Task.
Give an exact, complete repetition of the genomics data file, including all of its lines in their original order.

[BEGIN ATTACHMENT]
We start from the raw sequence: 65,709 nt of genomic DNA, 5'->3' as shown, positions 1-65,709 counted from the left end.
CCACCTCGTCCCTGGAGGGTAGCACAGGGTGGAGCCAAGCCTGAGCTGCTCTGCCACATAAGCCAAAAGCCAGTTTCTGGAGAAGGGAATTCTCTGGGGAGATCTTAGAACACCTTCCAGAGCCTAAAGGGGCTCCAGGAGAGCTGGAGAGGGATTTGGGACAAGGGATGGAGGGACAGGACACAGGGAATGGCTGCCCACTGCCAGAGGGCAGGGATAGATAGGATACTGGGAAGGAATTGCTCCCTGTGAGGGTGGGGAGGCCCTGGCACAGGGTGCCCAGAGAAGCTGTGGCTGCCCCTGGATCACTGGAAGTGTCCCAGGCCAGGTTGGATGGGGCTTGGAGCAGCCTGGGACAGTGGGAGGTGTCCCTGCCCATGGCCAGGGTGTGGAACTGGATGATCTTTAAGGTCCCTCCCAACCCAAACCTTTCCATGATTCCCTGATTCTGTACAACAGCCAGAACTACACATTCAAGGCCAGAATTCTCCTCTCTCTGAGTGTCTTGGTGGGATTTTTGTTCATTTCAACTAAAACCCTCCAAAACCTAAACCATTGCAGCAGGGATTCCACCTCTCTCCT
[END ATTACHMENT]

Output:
We start from the raw sequence: 65,709 nt of genomic DNA, 5'->3' as shown, positions 1-65,709 counted from the left end.
CCACCTCGTCCCTGGAGGGTAGCACAGGGTGGAGCCAAGCCTGAGCTGCTCTGCCACATAAGCCAAAAGCCAGTTTCTGGAGAAGGGAATTCTCTGGGGAGATCTTAGAACACCTTCCAGAGCCTAAAGGGGCTCCAGGAGAGCTGGAGAGGGATTTGGGACAAGGGATGGAGGGACAGGACACAGGGAATGGCTGCCCACTGCCAGAGGGCAGGGATAGATAGGATACTGGGAAGGAATTGCTCCCTGTGAGGGTGGGGAGGCCCTGGCACAGGGTGCCCAGAGAAGCTGTGGCTGCCCCTGGATCACTGGAAGTGTCCCAGGCCAGGTTGGATGGGGCTTGGAGCAGCCTGGGACAGTGGGAGGTGTCCCTGCCCATGGCCAGGGTGTGGAACTGGATGATCTTTAAGGTCCCTCCCAACCCAAACCTTTCCATGATTCCCTGATTCTGTACAACAGCCAGAACTACACATTCAAGGCCAGAATTCTCCTCTCTCTGAGTGTCTTGGTGGGATTTTTGTTCATTTCAACTAAAACCCTCCAAAACCTAAACCATTGCAGCAGGGATTCCACCTCTCTCCT